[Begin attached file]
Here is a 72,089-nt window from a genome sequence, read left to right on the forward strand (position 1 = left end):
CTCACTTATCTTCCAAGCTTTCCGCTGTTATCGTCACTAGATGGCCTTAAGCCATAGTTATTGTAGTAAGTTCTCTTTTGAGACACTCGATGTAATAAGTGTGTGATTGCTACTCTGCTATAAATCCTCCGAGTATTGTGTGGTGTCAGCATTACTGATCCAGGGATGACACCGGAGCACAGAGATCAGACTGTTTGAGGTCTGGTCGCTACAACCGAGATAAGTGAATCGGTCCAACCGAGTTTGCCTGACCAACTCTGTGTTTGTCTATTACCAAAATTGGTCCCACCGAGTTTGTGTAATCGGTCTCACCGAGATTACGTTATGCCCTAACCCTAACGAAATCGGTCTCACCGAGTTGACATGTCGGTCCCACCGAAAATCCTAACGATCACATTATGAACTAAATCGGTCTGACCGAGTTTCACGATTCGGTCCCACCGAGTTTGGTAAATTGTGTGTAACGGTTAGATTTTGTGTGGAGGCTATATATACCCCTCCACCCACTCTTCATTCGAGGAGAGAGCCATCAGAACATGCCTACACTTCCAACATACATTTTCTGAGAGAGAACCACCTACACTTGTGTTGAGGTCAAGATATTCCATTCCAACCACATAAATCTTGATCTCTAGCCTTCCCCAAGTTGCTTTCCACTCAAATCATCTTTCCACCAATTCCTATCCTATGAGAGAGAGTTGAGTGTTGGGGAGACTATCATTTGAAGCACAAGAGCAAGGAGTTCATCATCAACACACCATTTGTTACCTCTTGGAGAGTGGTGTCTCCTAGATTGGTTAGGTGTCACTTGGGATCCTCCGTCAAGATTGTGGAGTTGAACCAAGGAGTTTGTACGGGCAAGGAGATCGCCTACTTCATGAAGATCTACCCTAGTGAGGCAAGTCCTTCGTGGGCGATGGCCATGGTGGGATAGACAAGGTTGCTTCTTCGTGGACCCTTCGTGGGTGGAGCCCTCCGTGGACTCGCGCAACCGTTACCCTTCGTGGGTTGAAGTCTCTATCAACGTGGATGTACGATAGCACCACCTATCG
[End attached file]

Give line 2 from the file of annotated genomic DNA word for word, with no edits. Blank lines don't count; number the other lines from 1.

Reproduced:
CTCACTTATCTTCCAAGCTTTCCGCTGTTATCGTCACTAGATGGCCTTAAGCCATAGTTATTGTAGTAAGTTCTCTTTTGAGACACTCGATGTAATAAGTGTGTGATTGCTACTCTGCTATAAATCCTCCGAGTATTGTGTGGTGTCAGCATTACTGATCCAGGGATGACACCGGAGCACAGAGATCAGACTGTTTGAGGTCTGGTCGCTACAACCGAGATAAGTGAATCGGTCCAACCGAGTTTGCCTGACCAACTCTGTGTTTGTCTATTACCAAAATTGGTCCCACCGAGTTTGTGTAATCGGTCTCACCGAGATTACGTTATGCCCTAACCCTAACGAAATCGGTCTCACCGAGTTGACATGTCGGTCCCACCGAAAATCCTAACGATCACATTATGAACTAAATCGGTCTGACCGAGTTTCACGATTCGGTCCCACCGAGTTTGGTAAATTGTGTGTAACGGTTAGATTTTGTGTGGAGGCTATATATACCCCTCCACCCACTCTTCATTCGAGGAGAGAGCCATCAGAACATGCCTACACTTCCAACATACATTTTCTGAGAGAGAACCACCTACACTTGTGTTGAGGTCAAGATATTCCATTCCAACCACATAAATCTTGATCTCTAGCCTTCCCCAAGTTGCTTTCCACTCAAATCATCTTTCCACCAATTCCTATCCTATGAGAGAGAGTTGAGTGTTGGGGAGACTATCATTTGAAGCACAAGAGCAAGGAGTTCATCATCAACACACCATTTGTTACCTCTTGGAGAGTGGTGTCTCCTAGATTGGTTAGGTGTCACTTGGGATCCTCCGTCAAGATTGTGGAGTTGAACCAAGGAGTTTGTACGGGCAAGGAGATCGCCTACTTCATGAAGATCTACCCTAGTGAGGCAAGTCCTTCGTGGGCGATGGCCATGGTGGGATAGACAAGGTTGCTTCTTCGTGGACCCTTCGTGGGTGGAGCCCTCCGTGGACTCGCGCAACCGTTACCCTTCGTGGGTTGAAGTCTCTATCAACGTGGATGTACGATAGCACCACCTATCG